By: Jessica Luo
June 19, 2015
My name is Jessica Luo, and I am a 5th year PhD student with Bob Cowen, and this is my 5th oceanographic cruise with this lab (which is pretty low by Cowen lab standards), and the final one of my graduate school career. I have joined Bob, Cedric Guigand, and many others to sample plankton with the In Situ Ichthyoplankton Imaging System (ISIIS, now called DPI-2) off California, the Gulf of Mexico, the Mediterranean coast, and the Straits of Florida, and every time it has been an incredible experience. I love that magical moment when the mixture of stress and adrenaline from fixing broken instruments and trying to get all our sampling done in time finally coalesce, and we achieve that tight synchrony of everyone and everything fitting into place. But until then – all bets are off.
One of our scientific goals during this cruise is to study how a quasi-stationary mesoscale eddy (e.g. a Tortugas eddy) concentrates food (and predators) for larval fish. Most recently, Katie Shulzitski found reef fish entrained in these mesoscale eddies have faster growth rates and thus, higher survivorship [See journal article]. In addition, some large pelagic fishes (e.g. sailfish) will target eddies for spawning in order to increase the odds of survivorship for their young [See journal article]. It is thought these mesoscale eddies are beneficial for larval fish because they are retention zones for their prey, but a direct link has not yet been shown. So we are pairing plankton imaging sampling with net samples in order to: 1) characterize the physical characteristics of the eddy, 2) describe the prey field of the larval fish, and 3) measure the recent growth rates of fish found within the eddy. However, the challenge in this case has been to locate the eddy we want to sample.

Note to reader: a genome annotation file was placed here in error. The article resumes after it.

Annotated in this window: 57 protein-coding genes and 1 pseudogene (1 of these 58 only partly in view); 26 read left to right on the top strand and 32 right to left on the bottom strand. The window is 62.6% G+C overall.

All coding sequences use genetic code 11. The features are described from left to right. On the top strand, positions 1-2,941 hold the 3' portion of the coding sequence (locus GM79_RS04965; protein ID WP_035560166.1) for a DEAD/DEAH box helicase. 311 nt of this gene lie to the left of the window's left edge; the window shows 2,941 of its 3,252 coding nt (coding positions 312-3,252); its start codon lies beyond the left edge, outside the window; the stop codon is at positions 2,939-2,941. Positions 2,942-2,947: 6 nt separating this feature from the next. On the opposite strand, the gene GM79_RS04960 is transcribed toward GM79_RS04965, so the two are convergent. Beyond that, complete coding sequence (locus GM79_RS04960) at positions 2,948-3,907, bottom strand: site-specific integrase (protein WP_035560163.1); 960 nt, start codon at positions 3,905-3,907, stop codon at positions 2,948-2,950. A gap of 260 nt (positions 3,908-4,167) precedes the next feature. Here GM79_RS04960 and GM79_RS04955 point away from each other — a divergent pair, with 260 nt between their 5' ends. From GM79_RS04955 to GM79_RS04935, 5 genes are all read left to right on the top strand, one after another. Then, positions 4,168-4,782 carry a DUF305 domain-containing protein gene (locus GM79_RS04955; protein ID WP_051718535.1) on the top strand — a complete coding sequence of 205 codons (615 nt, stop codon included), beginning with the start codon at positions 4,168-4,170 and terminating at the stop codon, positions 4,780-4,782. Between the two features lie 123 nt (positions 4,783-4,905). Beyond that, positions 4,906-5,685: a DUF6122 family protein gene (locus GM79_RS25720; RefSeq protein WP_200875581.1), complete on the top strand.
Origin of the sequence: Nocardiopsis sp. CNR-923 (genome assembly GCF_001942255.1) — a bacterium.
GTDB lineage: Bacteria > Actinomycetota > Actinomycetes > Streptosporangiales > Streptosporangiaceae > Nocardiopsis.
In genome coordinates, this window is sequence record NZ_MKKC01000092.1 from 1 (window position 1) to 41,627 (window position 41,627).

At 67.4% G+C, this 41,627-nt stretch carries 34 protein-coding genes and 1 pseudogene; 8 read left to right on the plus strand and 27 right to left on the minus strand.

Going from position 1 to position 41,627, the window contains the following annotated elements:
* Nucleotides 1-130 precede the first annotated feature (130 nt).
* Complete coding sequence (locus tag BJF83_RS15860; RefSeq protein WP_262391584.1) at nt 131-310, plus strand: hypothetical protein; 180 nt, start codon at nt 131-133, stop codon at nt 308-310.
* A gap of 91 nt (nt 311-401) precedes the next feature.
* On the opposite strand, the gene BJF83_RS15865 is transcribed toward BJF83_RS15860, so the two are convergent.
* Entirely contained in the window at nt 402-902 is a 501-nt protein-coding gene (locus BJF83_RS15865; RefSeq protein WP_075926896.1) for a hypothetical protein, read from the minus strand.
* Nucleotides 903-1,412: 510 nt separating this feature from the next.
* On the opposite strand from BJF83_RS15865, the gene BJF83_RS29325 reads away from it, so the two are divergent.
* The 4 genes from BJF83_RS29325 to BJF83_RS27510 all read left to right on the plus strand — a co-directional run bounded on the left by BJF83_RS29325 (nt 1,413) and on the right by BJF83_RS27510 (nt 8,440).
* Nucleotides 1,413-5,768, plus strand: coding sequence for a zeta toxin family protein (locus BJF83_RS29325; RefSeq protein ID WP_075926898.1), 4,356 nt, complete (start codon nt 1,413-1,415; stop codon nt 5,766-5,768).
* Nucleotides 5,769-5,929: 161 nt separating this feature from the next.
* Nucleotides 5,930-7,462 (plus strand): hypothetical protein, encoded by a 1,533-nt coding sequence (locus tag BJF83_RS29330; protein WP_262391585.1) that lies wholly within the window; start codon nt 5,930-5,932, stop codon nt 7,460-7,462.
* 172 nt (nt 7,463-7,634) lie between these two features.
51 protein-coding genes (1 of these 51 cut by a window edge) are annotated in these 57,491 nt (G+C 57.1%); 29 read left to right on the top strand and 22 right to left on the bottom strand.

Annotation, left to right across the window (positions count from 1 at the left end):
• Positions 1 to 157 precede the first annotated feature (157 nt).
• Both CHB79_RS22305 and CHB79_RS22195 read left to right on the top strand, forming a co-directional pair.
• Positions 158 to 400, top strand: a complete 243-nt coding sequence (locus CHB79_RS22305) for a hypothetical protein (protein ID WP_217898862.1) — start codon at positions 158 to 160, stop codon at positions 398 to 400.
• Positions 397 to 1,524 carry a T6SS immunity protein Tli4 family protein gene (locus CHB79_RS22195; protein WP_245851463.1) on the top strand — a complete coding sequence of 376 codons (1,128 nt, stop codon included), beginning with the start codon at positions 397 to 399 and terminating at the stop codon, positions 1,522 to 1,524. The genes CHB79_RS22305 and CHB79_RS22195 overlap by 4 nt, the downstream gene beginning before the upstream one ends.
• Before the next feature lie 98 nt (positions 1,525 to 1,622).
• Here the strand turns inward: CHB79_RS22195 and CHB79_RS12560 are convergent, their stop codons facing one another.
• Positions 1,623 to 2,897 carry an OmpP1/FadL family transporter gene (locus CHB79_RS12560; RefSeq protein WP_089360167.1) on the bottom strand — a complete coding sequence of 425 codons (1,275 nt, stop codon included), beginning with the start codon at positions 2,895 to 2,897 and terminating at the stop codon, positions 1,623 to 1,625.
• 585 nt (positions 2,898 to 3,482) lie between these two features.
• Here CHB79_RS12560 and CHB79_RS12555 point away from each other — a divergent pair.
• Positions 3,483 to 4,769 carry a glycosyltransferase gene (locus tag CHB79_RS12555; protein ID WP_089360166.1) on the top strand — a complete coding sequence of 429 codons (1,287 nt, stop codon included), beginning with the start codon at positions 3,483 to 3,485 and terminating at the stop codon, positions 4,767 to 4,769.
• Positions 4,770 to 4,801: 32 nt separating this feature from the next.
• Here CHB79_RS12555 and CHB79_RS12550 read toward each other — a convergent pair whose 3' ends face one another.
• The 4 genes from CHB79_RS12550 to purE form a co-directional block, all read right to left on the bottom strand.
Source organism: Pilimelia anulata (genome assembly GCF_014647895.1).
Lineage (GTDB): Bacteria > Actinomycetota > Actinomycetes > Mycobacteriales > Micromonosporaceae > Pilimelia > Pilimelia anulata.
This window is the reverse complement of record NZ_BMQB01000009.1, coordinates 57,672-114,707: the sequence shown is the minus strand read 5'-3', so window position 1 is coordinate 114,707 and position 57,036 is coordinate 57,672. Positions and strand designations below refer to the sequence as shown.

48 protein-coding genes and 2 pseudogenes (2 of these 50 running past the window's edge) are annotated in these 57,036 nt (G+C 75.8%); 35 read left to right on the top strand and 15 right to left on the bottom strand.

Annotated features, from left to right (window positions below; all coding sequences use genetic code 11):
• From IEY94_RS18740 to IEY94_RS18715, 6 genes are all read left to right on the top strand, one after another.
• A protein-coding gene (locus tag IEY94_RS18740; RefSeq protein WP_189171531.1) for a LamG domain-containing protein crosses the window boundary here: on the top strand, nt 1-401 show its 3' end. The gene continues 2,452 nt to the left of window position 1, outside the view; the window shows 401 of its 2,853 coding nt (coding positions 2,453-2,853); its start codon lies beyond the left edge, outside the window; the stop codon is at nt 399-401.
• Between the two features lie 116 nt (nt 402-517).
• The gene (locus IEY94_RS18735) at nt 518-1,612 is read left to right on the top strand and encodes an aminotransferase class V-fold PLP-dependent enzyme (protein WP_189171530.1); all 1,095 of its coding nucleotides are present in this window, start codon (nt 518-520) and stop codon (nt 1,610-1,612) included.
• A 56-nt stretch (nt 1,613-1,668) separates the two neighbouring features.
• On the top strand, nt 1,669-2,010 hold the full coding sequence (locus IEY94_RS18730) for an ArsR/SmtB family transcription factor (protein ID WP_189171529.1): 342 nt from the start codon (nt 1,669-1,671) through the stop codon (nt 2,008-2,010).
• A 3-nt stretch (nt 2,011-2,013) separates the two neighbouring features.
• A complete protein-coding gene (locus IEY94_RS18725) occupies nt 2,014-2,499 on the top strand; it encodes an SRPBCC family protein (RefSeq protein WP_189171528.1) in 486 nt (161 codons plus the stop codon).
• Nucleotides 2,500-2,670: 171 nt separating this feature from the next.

Satellite imagery (see cover photo) from April - May 2015 showed signs of a promising eddy located south of the Dry Tortugas. However this particular eddy, which stayed stationary for over a month, started moving eastward in the week prior to our cruise. As these Tortugas eddies move eastward (up the Florida Keys), they are constrained by the seafloor depth of the region and become elongated, which eventually causes them to lose rotational power and degrade. We were worried this process would happen before we would be able to sample the eddy. (Which was a distinct possibility since the last satellite imagery we were able to obtain was from June 7, 2015, three days before our cruise, and these eddies move at around 9-15 km/day.) However, we went forward, optimistic that at the very least, our shipboard instruments should help us locate the eddy and we would be able to adaptively sample it at the eddy center and edges.
To be continued…